It took me a while to come up, but I did, and I got involved with these people — a good bunch of people.
With help from these guys — I talk to them individually on a day-to-day basis, I can phone any of them and they’ll talk to me, they take me out and do stuff with me in the community — it kind of keeps your mindset off (drugs) because you do need to keep your mind off of it, and they really did help me do that. ...I’ve been away from it now almost three years.
“I've been addicted to opiates since the young age of 12. No one told me what they were, and how addictive they could be.
The system that we have for opiates is moderate at best. They finally implemented doctors being able to prescribe methadone more freely, but also with more restrictions. The wait-time has been cut down to get help, but there’s no long-term rehabilitation.
You do your 30 days in rehab, then you get on methadone and then they just expect you to stay on methadone for the rest of your life.
I don't want to stay on methadone for the rest of my life. I want to be a normal person like you.
Nova Scotia should have long-term rehabilitation facilities, a place where you can go detox and stay and learn how to re-implement yourself into society over again… I'm talking a year, year-and-a-half, two years — as long as it takes.”
Roger Francis grew up in the First Nations community of Elsipogtog, an hour north of Moncton, N.B. He developed an addiction after being prescribed opiates for a herniated disc in 2013. He currently lives in Charlottetown.
He said his community, like many other rural regions in Atlantic Canada, often lacks the skills training, recreational activities or peer support programs needed for individuals in recovery.
“The No. 1 problem is there is no resources in their communities to help that person reintegrate,” Francis said. “When that’s not all in place, that person will stay clean for only a certain amount of time.”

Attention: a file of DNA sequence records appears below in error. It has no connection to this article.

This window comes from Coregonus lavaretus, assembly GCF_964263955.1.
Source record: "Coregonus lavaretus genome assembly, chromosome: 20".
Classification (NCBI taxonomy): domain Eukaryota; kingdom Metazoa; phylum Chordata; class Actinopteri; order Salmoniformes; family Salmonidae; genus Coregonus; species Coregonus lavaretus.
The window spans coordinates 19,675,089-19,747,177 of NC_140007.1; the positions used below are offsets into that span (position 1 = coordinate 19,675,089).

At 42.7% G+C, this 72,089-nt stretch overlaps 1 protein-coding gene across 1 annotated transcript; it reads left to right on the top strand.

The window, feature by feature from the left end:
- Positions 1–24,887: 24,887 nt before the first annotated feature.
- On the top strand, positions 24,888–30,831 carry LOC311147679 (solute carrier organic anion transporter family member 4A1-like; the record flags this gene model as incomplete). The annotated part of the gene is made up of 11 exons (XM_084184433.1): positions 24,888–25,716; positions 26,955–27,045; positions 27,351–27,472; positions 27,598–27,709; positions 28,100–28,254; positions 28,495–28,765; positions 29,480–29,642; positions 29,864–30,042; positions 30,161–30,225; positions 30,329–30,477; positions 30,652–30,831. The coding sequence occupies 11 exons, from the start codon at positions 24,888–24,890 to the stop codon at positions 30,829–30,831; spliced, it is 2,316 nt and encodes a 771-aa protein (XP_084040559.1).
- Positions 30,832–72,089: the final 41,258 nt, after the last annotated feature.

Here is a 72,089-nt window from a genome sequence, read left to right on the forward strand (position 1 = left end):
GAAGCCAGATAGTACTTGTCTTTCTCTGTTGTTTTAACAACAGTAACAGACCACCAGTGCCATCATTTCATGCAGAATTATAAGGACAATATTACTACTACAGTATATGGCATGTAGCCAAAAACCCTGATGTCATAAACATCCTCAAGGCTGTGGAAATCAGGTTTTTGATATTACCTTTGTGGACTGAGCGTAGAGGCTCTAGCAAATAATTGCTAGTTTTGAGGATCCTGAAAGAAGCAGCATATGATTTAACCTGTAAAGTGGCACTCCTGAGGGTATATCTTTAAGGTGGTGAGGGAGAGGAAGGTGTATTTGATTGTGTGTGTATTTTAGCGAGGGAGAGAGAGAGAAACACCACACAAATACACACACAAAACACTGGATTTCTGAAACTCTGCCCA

Francis says these services are essential for individuals in rural towns to feel like they are contributing to society.
“A lot of times these people feel abandoned. They feel unwanted, unloved. In my experience, they take their addiction or their choice of drug as the love of their life. A lot people will tell you that,” Francis said.
“A person can only take so much of being alone.”
Read more in Opioids and the many faces of addiction
- Formerly homeless Reserve Mines man sentenced on theft charges
- Reserve Mines native turning life around in B.C. treatment centre
- Leaving addiction behind and coming home to Cape Breton
- Video: Back home in Cape Breton
- P.E.I. doctor’s journey with addiction has captivated public, medical community
- Non-practising doctor details his harsh, humbling life as drug addict
We know opioids pose a major challenge for governments, taxpayers and most importantly the individuals who are living with addiction. Next Friday, we will revisit and explore the roadblocks stakeholders must overcome before moving forward.
Share your own experiences at email@example.com